During the early years of sound films before dubbing and subtitling, one way to present a film to a foreign audience was to record the film with a translated screenplay with foreign-language cast. As this was a time consuming and expensive procedure, most filmmakers who did this tended to only make one alternative language feature. Producer Seymour Nebenzal felt that creating this alternative version would enhance international sales for The Testament of Dr. Mabuse. The French-language screenplay was adapted by René Sti. Lang was fluent in French and directed The Testament of Dr. Mabuse in both French and German. Actor Karl Meixner played Hofmeister in both versions of the film as he was bilingual. Rudolf Klein-Rogge also features as Mabuse in the French version with his lines being dubbed. The French version, titled Le Testament du Dr. Mabuse, was edited by Lothar Wolff in France while the film was still in production. See more »


Soundtracks

Die Walküre (The Valkyries)
(1856) (uncredited)
Written by Richard Wagner
Portion hummed by Klaus Pohl
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User Reviews

French version of celebrated crime movie.
5 November 2009 | by MozjoukineSee all my reviews

Fritz Lang's Das TESTAMENT des Dr.MABUSE is a mesmerising, master-crafted entertainment which no serious movie freak will have missed. The largely forgotten, parallel French version, filmed simultaneously with a French speaking cast, is like most of these foreign versions, a poor relation. I'm glad I saw the German one first - twice in a week as it happens.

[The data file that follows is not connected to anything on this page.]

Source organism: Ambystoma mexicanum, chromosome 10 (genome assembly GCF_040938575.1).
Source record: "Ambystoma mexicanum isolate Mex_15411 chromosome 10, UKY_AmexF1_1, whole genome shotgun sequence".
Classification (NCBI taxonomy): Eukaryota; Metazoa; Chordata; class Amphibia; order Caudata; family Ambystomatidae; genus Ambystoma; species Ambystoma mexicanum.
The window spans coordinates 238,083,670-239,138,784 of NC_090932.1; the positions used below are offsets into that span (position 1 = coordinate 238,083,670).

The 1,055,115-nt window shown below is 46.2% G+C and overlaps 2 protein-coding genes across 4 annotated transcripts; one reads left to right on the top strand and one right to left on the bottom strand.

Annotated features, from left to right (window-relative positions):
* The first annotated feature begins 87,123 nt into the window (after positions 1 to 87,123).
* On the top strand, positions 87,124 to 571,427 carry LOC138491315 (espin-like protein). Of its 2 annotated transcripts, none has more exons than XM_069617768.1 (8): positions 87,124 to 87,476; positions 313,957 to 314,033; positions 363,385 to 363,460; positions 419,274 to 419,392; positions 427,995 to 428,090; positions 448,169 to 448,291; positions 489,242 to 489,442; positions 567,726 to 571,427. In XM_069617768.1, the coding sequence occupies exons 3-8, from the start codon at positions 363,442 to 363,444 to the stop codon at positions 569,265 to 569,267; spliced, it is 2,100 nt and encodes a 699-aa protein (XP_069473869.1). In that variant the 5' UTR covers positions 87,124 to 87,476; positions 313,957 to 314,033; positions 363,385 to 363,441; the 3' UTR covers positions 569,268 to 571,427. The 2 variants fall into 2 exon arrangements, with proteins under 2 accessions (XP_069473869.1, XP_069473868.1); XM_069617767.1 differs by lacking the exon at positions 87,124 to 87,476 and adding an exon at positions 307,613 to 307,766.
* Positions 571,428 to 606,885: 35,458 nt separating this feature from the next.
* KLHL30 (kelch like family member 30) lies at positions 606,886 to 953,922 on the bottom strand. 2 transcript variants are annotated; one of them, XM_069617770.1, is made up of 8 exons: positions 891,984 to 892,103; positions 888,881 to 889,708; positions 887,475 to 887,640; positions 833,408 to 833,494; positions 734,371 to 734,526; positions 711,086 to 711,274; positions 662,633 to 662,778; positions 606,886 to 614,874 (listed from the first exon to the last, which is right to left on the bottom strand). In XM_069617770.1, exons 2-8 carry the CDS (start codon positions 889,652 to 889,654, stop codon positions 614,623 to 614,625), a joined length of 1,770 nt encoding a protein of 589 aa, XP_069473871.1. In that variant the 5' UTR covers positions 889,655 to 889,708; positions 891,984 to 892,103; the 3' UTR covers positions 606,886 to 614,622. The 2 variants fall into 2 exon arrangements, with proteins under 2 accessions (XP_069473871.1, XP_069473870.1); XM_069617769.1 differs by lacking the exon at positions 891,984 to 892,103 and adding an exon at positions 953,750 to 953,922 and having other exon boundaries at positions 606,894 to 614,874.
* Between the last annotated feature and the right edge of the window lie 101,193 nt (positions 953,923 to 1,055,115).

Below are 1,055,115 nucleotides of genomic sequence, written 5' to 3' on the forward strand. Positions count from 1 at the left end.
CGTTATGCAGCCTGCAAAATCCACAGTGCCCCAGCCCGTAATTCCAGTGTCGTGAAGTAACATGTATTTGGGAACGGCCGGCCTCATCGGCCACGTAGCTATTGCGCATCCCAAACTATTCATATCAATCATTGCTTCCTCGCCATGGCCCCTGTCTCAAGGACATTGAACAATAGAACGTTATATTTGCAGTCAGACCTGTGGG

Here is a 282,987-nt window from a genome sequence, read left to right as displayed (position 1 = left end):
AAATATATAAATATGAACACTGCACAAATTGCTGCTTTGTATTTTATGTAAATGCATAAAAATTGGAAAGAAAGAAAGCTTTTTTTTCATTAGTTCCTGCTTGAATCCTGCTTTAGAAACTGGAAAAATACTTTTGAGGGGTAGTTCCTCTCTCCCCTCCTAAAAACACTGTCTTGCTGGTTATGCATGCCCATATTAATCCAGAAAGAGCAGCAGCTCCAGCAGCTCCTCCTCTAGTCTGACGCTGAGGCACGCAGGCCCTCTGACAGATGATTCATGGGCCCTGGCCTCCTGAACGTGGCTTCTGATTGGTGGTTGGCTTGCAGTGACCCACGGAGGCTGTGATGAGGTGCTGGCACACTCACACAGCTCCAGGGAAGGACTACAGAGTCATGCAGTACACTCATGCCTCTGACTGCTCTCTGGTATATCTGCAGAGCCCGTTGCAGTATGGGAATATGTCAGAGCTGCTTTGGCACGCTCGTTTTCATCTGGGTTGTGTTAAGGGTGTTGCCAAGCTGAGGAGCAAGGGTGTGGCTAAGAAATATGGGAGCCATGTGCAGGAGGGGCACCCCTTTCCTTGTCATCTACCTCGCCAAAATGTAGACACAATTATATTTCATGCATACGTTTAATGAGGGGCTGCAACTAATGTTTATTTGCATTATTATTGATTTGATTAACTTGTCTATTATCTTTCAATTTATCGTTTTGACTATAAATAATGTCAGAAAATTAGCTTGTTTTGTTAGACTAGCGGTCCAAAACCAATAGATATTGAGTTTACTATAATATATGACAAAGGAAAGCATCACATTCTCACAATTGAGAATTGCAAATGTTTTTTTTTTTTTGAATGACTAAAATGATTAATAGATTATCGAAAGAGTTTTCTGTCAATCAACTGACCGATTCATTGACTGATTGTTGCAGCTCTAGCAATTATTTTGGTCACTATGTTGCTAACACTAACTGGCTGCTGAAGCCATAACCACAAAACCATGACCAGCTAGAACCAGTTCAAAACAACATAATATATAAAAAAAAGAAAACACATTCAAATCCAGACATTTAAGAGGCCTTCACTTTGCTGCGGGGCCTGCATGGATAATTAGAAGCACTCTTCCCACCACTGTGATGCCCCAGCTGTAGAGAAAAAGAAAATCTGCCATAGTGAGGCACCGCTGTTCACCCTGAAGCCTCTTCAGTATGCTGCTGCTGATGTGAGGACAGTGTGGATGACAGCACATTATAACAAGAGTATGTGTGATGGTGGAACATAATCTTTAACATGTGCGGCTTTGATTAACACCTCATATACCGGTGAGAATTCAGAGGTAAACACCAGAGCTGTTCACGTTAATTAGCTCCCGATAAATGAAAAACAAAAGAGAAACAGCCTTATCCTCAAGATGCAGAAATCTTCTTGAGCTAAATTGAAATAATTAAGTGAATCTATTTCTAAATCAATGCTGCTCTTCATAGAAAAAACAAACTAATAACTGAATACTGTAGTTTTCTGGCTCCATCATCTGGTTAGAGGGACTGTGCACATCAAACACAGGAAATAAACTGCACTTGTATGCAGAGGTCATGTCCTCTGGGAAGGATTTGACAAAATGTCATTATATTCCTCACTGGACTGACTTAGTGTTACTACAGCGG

Shorter than the German film, it truncates the lovers subplot and plays it with colourless juveniles, omits the giant eye make up shots of Klein Rogge, which re-call Dr. Baum's art collection and, worse, attempts to up the pace by chopping off the fade out scene transitions - giving correctly, the impression that there is something missing.

The German cast is uniformly superior, with the possible exception of the jolly, frankfurter-cooking henchman, who does manage to make an impression. Jim Gerald was a comedian - effectively so in CHAPEAU de PAILEE d'ITALIE and FRENCH WITHOUT TEARS - and he lacks the monolith menace that Wernike provides. Thommy Bordelle is normally an unimposing performer and, giving it his best shot, he's still no fair swap for the the great Oscar Beregei, in the one circulating film where we get to hear Beregei's voice. The French Dr. Kramm (who is he?), in particular, is out classed by Theodore Loos (the secretary from METROPOLIS among other stand-out performances).

Well it's still Lang's Mabuse film and remains intermittently effective - Hoffmeister's vision of Lohman's entry into his see through cell is still a grabber - and it is another piece of the jig saw and another, if minor, Lang movie. So nice to get to see it after all these years.


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Details

Country:

Germany | France

Language:

German | French

Release Date:

19 March 1943 (USA) See more »

Also Known As:

The Crimes of Dr. Mabuse See more »

Filming Locations:

Berlin, Germany See more »

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Box Office

Cumulative Worldwide Gross:

$27,690
See more on IMDbPro »

Company Credits

Production Co:

Nero-Film AG, Nero Films See more »
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Technical Specs

Runtime:

| (re-edited)

Sound Mix:

Mono (Tobis-Klangfilm)| Mono

Aspect Ratio:

1.37 : 1